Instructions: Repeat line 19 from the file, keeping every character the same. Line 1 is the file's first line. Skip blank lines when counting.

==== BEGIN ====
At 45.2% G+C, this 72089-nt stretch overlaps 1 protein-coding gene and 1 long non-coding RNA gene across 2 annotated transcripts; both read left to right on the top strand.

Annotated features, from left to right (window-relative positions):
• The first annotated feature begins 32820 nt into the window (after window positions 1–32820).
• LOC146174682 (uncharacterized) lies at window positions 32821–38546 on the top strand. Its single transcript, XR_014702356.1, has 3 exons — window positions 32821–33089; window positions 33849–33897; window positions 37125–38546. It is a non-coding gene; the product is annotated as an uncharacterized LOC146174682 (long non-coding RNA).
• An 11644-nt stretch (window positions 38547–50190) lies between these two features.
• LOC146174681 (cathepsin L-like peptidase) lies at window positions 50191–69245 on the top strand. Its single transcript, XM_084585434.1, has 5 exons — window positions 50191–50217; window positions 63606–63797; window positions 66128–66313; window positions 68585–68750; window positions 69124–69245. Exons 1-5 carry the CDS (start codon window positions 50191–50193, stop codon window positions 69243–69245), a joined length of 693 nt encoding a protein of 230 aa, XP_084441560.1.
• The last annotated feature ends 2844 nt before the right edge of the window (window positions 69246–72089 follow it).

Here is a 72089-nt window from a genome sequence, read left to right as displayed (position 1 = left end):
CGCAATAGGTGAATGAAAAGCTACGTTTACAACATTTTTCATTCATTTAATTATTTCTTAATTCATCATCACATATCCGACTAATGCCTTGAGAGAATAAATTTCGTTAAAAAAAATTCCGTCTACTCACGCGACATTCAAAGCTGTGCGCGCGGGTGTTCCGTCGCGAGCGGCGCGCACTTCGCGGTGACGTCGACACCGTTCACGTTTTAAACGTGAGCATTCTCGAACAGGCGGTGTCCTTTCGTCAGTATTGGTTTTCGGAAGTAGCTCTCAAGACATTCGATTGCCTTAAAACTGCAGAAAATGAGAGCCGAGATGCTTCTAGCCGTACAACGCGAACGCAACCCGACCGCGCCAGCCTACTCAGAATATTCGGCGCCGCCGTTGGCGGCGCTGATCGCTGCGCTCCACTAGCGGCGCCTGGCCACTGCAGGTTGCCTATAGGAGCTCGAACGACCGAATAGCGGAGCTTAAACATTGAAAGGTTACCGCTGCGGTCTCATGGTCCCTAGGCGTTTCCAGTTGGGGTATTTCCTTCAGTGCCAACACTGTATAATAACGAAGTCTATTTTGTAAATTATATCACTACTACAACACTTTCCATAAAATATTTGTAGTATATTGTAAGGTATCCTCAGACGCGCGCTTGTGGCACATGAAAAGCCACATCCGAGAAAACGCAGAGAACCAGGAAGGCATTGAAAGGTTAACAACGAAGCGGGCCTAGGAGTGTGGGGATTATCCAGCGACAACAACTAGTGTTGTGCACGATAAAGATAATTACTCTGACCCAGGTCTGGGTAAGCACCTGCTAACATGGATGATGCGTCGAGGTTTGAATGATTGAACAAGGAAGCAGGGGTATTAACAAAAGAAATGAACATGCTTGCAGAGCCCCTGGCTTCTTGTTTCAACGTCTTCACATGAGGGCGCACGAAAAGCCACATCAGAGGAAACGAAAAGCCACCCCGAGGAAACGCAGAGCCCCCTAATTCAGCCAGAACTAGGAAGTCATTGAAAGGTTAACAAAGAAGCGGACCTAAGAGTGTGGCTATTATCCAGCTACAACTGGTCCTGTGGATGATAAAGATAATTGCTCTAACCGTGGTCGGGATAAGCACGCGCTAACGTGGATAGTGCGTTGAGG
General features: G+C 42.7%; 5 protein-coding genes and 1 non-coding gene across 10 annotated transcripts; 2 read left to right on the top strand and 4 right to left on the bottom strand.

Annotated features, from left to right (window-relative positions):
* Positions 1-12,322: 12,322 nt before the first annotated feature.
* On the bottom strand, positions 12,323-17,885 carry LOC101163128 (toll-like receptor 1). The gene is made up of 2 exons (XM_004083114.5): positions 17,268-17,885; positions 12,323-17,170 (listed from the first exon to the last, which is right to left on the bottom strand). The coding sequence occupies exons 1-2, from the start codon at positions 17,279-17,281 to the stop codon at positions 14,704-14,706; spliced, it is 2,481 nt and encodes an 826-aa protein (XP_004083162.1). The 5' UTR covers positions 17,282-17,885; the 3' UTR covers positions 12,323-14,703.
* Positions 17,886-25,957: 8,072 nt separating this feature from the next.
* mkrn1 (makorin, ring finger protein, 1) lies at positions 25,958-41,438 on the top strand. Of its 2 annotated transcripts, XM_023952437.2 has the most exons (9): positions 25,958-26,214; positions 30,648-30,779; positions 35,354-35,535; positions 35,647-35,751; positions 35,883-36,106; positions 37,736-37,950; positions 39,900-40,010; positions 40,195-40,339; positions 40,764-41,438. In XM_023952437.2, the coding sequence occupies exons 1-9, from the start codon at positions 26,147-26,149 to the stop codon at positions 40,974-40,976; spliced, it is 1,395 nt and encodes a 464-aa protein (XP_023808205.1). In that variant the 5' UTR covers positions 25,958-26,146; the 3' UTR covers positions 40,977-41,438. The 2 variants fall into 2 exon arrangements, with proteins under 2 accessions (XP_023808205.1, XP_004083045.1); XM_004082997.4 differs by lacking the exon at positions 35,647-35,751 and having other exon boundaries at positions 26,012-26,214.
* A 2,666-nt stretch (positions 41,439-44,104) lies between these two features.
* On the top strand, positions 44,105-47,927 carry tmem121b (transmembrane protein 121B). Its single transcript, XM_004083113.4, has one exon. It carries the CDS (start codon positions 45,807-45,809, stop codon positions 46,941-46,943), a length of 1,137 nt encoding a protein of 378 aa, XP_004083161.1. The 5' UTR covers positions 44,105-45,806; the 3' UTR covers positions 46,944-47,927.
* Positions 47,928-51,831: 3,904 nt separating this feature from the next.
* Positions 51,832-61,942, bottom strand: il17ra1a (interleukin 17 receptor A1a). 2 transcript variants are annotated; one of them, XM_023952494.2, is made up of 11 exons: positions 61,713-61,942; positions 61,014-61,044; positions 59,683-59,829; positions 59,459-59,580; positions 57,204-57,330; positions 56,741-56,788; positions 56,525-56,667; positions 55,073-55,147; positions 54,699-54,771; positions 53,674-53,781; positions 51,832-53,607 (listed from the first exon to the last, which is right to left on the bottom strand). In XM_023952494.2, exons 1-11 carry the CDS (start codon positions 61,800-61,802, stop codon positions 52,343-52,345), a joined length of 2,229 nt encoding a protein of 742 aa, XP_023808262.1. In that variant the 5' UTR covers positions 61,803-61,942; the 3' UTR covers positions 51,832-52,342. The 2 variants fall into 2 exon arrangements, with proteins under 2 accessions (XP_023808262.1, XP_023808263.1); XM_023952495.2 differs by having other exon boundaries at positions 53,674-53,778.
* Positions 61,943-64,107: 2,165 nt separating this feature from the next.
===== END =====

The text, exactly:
* Positions 51,832-61,942, bottom strand: il17ra1a (interleukin 17 receptor A1a). 2 transcript variants are annotated; one of them, XM_023952494.2, is made up of 11 exons: positions 61,713-61,942; positions 61,014-61,044; positions 59,683-59,829; positions 59,459-59,580; positions 57,204-57,330; positions 56,741-56,788; positions 56,525-56,667; positions 55,073-55,147; positions 54,699-54,771; positions 53,674-53,781; positions 51,832-53,607 (listed from the first exon to the last, which is right to left on the bottom strand). In XM_023952494.2, exons 1-11 carry the CDS (start codon positions 61,800-61,802, stop codon positions 52,343-52,345), a joined length of 2,229 nt encoding a protein of 742 aa, XP_023808262.1. In that variant the 5' UTR covers positions 61,803-61,942; the 3' UTR covers positions 51,832-52,342. The 2 variants fall into 2 exon arrangements, with proteins under 2 accessions (XP_023808262.1, XP_023808263.1); XM_023952495.2 differs by having other exon boundaries at positions 53,674-53,778.